Here is a place of silence without stillness. Connection without affection. Sleep without rest. Expression without release. Closeness without intimacy. And words. So many beautiful, painful, awful, wonderful words … words too weak in composition to transcribe meaning, words too muddled to attain resolution. Words that people hear and translate for themselves, to instill a reversal of context that the author may (or may not) have intended. Clinging to words, manipulating words, grasping for words, to believe that maybe words matter. Playing with words in a continual attempt to express identity…. to reclaim self…. to announce presence…. to thwart absence. Words to validate the “here-ness” of her existence, and the mirrored reflection of everything real that otherwise seems to be an illusion.

Here is where Wonderland crashes into Oz and then morphs into Neverland.

Who is here?

I am here. A lot of other people are here too. But, like an episode of Black Mirror (or the Twilight Zone for those yet to upgrade to a modern surrealism), “here” is both the same and yet simultaneously different for everyone. It’s a subjective experience of a constructed reality. And no diagnosis nor shared symptom profile nor parallel trauma history will ever make “here” a singular place that is understood by all.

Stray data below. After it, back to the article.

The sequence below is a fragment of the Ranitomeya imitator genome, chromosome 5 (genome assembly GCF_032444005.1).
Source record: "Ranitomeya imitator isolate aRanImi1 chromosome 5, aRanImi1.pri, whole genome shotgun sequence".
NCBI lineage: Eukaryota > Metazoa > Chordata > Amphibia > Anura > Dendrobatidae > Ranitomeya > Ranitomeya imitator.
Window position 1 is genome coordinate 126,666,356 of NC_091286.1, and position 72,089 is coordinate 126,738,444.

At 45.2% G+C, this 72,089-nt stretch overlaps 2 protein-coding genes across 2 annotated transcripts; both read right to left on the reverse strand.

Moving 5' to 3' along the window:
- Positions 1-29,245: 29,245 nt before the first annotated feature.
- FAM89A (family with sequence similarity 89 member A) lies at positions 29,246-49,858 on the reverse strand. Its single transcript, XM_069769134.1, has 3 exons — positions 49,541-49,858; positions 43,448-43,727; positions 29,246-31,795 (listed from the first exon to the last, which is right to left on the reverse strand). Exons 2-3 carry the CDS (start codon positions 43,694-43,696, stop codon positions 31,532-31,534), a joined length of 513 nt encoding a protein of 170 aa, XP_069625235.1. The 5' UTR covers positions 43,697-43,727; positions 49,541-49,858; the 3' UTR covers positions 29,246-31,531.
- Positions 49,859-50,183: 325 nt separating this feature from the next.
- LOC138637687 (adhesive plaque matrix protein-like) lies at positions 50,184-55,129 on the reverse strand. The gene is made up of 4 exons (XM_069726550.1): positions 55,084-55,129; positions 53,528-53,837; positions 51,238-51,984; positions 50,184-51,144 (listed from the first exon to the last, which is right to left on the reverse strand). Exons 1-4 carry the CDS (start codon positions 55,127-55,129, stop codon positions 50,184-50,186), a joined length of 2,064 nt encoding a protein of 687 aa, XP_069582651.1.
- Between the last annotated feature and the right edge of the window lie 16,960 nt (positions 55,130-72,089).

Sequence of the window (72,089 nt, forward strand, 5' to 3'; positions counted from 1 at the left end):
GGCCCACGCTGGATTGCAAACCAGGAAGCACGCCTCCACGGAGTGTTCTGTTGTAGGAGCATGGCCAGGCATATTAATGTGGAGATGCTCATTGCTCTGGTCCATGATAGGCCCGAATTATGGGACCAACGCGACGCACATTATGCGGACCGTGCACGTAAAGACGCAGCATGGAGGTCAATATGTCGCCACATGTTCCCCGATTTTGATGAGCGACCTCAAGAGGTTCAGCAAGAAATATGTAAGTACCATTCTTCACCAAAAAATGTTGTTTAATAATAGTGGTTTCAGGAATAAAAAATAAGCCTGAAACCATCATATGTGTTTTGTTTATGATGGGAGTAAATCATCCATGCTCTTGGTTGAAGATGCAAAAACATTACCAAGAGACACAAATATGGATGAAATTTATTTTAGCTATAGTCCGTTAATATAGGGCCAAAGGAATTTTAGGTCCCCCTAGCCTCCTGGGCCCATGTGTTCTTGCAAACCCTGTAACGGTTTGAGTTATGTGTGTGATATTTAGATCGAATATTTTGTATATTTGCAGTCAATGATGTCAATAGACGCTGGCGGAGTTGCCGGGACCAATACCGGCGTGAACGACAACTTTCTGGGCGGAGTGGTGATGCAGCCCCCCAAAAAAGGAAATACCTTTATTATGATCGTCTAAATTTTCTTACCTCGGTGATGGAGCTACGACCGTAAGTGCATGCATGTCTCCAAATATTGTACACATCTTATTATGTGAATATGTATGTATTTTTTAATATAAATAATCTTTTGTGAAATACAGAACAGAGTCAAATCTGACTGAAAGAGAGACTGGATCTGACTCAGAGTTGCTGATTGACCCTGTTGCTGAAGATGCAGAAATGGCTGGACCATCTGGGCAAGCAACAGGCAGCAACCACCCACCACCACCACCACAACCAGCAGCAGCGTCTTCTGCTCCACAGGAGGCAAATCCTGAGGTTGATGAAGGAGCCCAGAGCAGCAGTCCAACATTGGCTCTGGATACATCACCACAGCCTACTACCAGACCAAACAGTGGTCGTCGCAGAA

For me, “here” sometimes looks like a solitary table in a cafe, where I sit with my laptop, fueled by caffeine, smiling at strangers, wondering why the woman next to me is allowed to bring her cat inside, let alone prop him up on the table …. or standing in the supplements section of the local organic shop, looking for discounted deals on the purest forms of magnesium and astragalus … or starting text messages and emails and letters that I never send because I’m just too tired to say anything worthwhile… or letting the guy walk (or run) out my door in debilitating heartbreak without expecting him to return… or feeling stuck, inside barricades that I never raised, inside borders that I never intended, and crying, and coughing, and not breathing, not eating, not sleeping, because I’m disappointed in myself for not finding my way out of Narnia.